“Peter has been a pleasure to work with over the last decade as we have grown our relationship with Siemens,” said Sam Hoff, CEO of Patti Engineering.
Peter started out in industrial automation very early- in high school! My father, Jim Treible, got me involved in the industrial automation and drive market by getting me a high school summertime job at Louis Allis in Milwaukee, Wisconsin, where he was employed. It was there where my appreciation of engineering began. I worked alongside the union workers to manufacture specialty motors ranging from 1 HP to 5000 HP. During college my college years, I worked in the R&D department for the Drives & Systems business.”
This experience informed his choice about his career path after college. “What intrigued me most was the wide variety of applications in which these technologies were deployed. I knew then that I wanted to focus more on developing markets than core engineering design work.”
Peter has been happy with this choice. “Just this week I had a chance to talk with a graduating engineer. He had his sights on landing a job in the aerospace industry, but my advice to him was to explore the System Integration business, as it offers new engineers an opportunity to see how technology is applied in a wide variety of industries.”
At the University of Wisconsin- Madison, Peter earned an Electrical Engineering degree and he remains a big fan of the Badgers. “Each year I go to a Badger football game and visit the campus, either with my family or with my old college friends. Madison has a great vibe to it, that blends the university, business and government into an interesting mix of academia, business and politics that creates a place that is always intriguing to visit.”
His first job after graduation was based in Appleton, Wisconsin as an account manager selling coordinated drive systems into the paper and paper converting markets. He quickly learned that this required wearing many other hats including business management, application engineering, proposal generation, commissioning services and training – similar to system integrators. “It was a great and challenging environment to learn how to build a market, and that set the foundation toward my appreciation of the system integrator business.”
From that first job selling with a territory, Peter’s career expanded to regional and national sales, and now to a role with global impact at Siemens. “What I like most about my job is to help our Solution Partners to grow their business with Siemens and the successful relationships that have been established.”
Working closely with system integrators, Peter is facing the same challenges we all are in this new era of manufacturing. “We are in the midst of Industry 4.0, and with it, system integrators are embracing digital twin and IIOT technologies to reduce start-up time, down-time and training. Others are embracing the PLC Simulation technologies to improve engineering quality and to improve safety. Still others are using MindSphere to enable their clients get a competitive advantage, through predictive maintenance services, or deploying AI solutions to reduce scrap,” he says. “Patti Engineering is one of these Solution Partners that are embracing digitalization, and as our Partners embrace these technologies, Siemens continues to evolve the organization in order to train and support the system integrators that are adopting and deploying these innovative technologies.”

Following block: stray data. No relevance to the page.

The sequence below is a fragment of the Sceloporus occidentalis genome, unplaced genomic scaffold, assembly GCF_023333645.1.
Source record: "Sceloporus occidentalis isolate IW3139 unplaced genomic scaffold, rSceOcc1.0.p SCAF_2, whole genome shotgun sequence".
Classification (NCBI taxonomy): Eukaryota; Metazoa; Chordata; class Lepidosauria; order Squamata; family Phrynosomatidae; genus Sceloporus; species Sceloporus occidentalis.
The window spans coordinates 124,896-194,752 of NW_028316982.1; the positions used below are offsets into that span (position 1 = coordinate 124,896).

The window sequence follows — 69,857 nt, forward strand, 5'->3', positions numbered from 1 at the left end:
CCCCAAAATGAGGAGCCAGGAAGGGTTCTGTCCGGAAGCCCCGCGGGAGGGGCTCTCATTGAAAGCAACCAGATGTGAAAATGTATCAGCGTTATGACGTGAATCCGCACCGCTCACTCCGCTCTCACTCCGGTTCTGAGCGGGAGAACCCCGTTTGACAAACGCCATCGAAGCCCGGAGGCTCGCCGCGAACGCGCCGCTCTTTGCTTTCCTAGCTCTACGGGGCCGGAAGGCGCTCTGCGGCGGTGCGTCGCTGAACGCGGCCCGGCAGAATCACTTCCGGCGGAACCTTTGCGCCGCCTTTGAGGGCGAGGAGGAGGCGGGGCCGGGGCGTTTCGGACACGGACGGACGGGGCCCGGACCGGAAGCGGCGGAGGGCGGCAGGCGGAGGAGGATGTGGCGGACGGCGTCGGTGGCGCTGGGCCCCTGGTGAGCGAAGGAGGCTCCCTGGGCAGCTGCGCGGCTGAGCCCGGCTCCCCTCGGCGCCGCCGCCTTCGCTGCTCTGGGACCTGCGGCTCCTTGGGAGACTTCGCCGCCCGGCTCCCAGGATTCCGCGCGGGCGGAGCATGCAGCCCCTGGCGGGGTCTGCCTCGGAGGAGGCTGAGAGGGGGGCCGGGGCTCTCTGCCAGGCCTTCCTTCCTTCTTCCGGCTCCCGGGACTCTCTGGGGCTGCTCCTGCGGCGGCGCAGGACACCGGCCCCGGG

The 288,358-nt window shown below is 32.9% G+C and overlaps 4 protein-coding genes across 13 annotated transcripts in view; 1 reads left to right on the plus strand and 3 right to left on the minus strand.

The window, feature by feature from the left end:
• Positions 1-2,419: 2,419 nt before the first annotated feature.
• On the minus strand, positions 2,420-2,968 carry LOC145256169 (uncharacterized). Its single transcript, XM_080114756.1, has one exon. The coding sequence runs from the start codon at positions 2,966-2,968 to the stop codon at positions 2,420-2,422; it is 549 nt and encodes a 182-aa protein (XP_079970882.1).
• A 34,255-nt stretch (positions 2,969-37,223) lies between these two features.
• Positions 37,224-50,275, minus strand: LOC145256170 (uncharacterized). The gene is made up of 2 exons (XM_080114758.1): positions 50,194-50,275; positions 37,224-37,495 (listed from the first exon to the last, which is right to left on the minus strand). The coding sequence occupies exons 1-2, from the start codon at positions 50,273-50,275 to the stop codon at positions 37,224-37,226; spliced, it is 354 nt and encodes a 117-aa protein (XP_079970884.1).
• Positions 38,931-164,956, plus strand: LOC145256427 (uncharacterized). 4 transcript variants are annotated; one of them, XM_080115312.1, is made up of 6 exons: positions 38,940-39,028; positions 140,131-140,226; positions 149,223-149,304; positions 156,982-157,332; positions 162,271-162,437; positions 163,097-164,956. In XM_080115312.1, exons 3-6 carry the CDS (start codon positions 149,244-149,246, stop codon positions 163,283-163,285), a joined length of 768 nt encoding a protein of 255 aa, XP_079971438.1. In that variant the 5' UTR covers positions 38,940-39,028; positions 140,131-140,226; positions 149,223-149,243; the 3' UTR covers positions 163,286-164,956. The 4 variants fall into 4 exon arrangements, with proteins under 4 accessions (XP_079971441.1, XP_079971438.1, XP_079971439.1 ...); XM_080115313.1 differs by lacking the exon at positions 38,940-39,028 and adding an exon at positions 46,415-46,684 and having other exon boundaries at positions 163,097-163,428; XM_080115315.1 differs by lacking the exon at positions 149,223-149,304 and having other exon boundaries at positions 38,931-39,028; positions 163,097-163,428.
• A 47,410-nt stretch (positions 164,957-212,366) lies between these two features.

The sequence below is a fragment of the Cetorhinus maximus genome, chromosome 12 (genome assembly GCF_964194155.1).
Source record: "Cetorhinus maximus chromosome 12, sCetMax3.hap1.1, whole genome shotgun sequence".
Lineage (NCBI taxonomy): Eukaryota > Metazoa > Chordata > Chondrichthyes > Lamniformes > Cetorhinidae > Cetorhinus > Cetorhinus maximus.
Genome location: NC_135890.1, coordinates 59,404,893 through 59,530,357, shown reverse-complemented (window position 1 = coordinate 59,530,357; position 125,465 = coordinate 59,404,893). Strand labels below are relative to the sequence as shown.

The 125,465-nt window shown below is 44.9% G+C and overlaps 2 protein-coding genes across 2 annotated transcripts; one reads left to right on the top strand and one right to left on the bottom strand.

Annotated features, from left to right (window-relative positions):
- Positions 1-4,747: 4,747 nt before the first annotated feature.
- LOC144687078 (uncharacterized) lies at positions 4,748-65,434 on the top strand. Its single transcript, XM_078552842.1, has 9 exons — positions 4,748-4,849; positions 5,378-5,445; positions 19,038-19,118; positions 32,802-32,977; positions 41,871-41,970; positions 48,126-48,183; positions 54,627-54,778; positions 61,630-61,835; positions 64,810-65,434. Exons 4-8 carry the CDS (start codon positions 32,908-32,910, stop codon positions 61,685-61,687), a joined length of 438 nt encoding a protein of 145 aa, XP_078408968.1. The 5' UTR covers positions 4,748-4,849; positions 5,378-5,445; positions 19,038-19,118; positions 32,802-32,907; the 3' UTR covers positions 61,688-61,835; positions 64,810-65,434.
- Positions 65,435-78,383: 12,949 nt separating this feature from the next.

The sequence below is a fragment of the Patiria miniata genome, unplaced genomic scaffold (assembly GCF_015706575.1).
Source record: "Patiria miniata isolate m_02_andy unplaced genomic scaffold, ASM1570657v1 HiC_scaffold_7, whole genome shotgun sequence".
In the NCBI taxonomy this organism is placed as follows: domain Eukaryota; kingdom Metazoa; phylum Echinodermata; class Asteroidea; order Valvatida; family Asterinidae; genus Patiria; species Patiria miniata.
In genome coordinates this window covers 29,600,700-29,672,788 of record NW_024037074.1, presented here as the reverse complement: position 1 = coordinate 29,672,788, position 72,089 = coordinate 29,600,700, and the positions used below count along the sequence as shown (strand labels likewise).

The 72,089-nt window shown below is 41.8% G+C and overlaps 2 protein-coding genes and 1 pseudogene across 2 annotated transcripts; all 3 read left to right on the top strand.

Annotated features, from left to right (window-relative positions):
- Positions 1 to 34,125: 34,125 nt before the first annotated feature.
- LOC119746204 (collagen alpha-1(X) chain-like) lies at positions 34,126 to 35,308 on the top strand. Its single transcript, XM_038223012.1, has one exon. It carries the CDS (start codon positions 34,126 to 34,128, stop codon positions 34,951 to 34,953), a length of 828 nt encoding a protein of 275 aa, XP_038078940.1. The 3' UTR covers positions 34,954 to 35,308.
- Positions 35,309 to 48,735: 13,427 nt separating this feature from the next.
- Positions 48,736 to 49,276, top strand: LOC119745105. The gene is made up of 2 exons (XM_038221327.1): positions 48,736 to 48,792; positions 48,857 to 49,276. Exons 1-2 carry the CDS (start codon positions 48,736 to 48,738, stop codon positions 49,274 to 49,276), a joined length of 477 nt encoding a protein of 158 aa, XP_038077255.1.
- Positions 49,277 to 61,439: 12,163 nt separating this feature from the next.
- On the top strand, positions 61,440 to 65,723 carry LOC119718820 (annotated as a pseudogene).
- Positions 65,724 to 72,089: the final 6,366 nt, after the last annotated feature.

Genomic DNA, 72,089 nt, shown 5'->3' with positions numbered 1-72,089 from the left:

Peter and his wife, Cathy, met in college, have been married 32 years, and have two children. The Treibles live north of Atlanta, Georgia. Cathy is a residential real estate agent that is an expert in finding the perfect home for her clients. Their son Christopher, who was a collegiate soccer player, now resides in Portland, Oregon working for an orthopedic medical device company, and spends much of his day in surgery. Their daughter Julia, who was a collegiate swimmer, now resides in Pacific Beach, CA working as a marketing manager for a company that organizes music, comedy, culinary and art festivals.
“As a family, we love to travel, with our tradition during the holiday seasons to give the present of an experience. Last Christmas (pictured) we went to Lake Tahoe to downhill and cross-county ski. This summer, we will be rafting down the Deschutes River in Oregon to shoot rapids and to camp. Our entire family loves the outdoors, but fly fishing is definitely the sport my son and I enjoy most. While we have caught thousands of trout along the way, we never keep them. We enjoy the sport because it takes you to some of the most beautiful places that few will ever be able to see, by floating rivers or wading saltwater flats, in very remote locations. The biggest fish we caught was a 150-pound tarpon that dragged our kayak out to sea off the coast of Florida. That turned into an “Old Man & the Sea” type experience.” (See picture below!)